News and Announcements
President's Notes IV.15March 20, 2015
Regis celebrated its status as an Apple Distinguished School (ADS) on Saint Patrick’s Day this week, with an Apple delegation, including Apple executives Lem Byers, who oversees Apple education initiatives in the eastern half of the U.S.A. and regional representative Paul D’Ascoli, visiting Weston to honor Regis for going all iPad® and implementing digital pedagogy and to present the Apple award to our university – one of only about 20 colleges and universities across the country to receive the designation. Here I am in photo with Lem Byers and the official award. Associate Professors Joe Draper, PhD (Religious Studies and Philosophy) and Laura Burke, SciD (Public Health) and Assistant Professors Kate Edney, PhD (History/Heritage Studies) and Michelle Cook, DNP (Nursing) demonstrated the wonderful things they are doing with iPads, iBooks, digital pedagogy and apps in their classes, and grad students Mike Suprenant and Nick Germain, both in Medical Imaging, showed what they can do with a dynamic video on radiation. My thanks to Vice President Malcolm Asadoorian, PhD, and CIO Marla Botelho for organizing the event and, behind the scenes, Karin Plumadore, Special Assistant to Dr. Asadoorian, who prepared our iBook application, and Sabrina Johnson-Taylor, IT Instructional Designer, who has been coaching various faculty members to become certified in these new media for teaching. Regis Board Chair Joan Shea and I also spoke at the event. Soda bread and shamrock sugar cookies were enjoyed by all. You can read about it here.
Marla and Karin attended a special two-day event designed exclusively for higher ed leaders from Apple Distinguished Schools and Apple Distinguished Programs at Apple headquarters in Cupertino, CA, where they exchanged ideas with peers to learn how Regis can sustain and advance our learning initiative. Notice in the photograph at left that there is no snow on the ground! There’s hope for us in New England as spring arrives tomorrow.
Last Saturday, March 14, 2015 (3.1415), was the closest “pi-day” that we will get for a century because the date matches the first five digits of the mathematical constant, as Danqing Xiao, PhD, RT(MR), Assistant Professor of Biology, pointed out. Mathematicians around the globe celebrated the mathematical constant (ratio of a circle's circumference to its diameter) and never ending number 3.14159265, many by eating pi-food (any type of pie).
Regis Summer Scholars
I am pleased that the second Regis Summer Scholars Program (RSS) will run from July 12 thru 17, with attendees
living in the dorm on campus, taking classes, attending college-prep sessions and enjoying campus activities for 6 days and 5 nights. The RSS is open to all high school students who will be entering their junior or senior year in September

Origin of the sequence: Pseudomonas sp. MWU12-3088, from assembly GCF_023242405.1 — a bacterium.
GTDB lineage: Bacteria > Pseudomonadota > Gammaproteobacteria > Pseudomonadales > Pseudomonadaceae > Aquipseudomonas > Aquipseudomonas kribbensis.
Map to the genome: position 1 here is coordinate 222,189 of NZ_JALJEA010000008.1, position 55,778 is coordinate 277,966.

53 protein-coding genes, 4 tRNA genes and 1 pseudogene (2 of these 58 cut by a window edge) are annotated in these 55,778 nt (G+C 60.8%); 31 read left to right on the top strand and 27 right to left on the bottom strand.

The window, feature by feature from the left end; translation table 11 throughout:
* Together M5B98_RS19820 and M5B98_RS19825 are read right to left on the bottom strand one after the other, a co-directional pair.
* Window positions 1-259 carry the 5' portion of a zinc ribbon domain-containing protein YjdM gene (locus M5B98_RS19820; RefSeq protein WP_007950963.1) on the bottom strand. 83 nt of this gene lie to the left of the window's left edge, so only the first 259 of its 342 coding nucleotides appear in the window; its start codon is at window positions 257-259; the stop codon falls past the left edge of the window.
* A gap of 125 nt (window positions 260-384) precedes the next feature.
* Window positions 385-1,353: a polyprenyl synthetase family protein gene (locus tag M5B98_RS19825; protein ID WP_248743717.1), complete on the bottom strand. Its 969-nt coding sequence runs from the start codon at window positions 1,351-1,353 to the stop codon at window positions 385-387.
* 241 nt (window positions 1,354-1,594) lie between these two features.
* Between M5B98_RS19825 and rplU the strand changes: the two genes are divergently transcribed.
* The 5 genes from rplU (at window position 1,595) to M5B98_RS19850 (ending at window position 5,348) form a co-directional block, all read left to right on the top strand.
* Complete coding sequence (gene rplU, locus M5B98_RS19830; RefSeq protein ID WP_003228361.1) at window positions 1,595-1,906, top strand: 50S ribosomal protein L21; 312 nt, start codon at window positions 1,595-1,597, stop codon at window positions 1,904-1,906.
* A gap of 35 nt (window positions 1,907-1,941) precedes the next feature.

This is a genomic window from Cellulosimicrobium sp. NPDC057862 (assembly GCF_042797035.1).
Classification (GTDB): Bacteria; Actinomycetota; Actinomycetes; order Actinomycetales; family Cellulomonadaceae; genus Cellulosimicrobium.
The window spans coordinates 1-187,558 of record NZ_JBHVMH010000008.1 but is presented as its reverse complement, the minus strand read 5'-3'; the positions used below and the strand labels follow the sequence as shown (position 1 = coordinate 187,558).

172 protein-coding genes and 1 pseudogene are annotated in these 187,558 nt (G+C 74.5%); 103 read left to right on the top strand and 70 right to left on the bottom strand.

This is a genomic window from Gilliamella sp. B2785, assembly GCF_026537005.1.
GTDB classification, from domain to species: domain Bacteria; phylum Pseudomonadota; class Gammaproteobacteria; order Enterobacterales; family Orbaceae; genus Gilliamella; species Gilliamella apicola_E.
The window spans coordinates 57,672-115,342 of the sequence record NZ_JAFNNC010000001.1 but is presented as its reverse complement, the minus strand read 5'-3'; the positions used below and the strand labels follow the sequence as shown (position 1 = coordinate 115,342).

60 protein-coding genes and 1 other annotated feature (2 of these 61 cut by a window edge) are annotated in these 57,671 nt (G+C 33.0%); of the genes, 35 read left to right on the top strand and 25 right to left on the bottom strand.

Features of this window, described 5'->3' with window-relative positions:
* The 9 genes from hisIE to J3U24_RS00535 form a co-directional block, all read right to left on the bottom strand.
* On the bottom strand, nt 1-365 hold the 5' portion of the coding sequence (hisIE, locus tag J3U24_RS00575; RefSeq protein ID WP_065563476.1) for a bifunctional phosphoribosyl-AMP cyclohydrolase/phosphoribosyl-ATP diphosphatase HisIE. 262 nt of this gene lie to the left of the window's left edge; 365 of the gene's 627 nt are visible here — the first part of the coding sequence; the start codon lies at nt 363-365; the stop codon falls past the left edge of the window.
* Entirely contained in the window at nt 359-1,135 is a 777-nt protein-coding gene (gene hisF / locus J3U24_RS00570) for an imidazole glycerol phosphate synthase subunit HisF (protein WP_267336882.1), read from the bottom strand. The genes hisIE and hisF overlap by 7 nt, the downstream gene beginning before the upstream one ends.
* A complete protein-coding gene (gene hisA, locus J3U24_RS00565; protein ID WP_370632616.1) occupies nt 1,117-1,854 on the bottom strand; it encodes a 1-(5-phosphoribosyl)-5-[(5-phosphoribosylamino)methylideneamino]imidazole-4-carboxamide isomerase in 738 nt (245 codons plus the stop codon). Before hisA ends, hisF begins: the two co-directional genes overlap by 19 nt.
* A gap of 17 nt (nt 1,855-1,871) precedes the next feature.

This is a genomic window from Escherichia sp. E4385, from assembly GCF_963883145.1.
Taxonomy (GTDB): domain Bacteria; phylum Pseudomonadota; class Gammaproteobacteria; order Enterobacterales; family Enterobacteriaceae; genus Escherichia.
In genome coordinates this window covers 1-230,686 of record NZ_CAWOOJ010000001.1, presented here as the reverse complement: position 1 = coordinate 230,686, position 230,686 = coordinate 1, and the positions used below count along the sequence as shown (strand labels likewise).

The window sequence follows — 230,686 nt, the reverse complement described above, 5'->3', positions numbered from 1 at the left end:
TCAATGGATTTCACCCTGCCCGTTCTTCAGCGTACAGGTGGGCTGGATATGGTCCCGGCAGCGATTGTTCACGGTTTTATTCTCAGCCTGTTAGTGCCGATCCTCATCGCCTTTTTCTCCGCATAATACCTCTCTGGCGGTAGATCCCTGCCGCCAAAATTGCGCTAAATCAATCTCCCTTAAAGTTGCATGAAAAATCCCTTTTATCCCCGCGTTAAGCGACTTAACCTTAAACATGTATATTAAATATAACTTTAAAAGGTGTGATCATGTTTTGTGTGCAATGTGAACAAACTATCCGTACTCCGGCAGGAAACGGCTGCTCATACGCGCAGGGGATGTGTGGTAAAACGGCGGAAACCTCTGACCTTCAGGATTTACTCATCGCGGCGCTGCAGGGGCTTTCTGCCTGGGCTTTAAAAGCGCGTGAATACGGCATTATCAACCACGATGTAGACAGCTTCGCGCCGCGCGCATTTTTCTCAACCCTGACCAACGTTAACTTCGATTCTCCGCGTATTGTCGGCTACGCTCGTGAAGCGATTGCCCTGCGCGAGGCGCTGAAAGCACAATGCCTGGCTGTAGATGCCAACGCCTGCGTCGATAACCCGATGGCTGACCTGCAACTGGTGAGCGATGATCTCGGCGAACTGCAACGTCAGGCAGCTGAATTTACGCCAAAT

2015. Students will take three classes – Communication and Writing, Public Health, and Marketing - enabling them to explore career paths in communication and healthcare. Participating students will receive a Certificate of Achievement, as well as a Summer Class Tuition Voucher that can be used for a 3 credit general education summer course during Summer Session in 2016, 2017, or 2018. I encourage you all to tell your family, friends and neighbors about this great opportunity! For more information please click here.
On Friday, March 13 the “Global STEM Education: What does it Mean to You” conference took place in the Upper Student Union. There were 39 people and 8 panelists in attendance including some of our own faculty. It was an impressive collaboration of high schools, colleges and businesses about STEM.
In addition, four Natural Science Department faculty members participated in the Girl Scouts of Eastern Massachusetts STEM Conference and Expo held March 15 at the Sheraton Tara Framingham. Kristen Willems, Assistant Professor of Biology, led sessions with girls in grades 6-12, discussing the importance of vaccines, how they are made, how they work, and the various careers involved in vaccine development. In another session, Danqing Xiao presented a workshop on “The Brain of Our Lives” and discussed current technologies and their role in scientific discoveries, as well as opportunities in STEM careers. Twenty-five 7-8 grade girls attended and were provided with brain models to investigate. Leslie Bishop, Associate Professor of Chemistry, and Fran Power-Charnitsky, Assistant Professor of Biology, represented Regis at the open exhibit portion of the program.
Coming up next, The Biogen Idec Foundation is sponsoring a one day Girls STEM Summit at Regis on Sunday June 14. If you'd like to send your daughter, click here.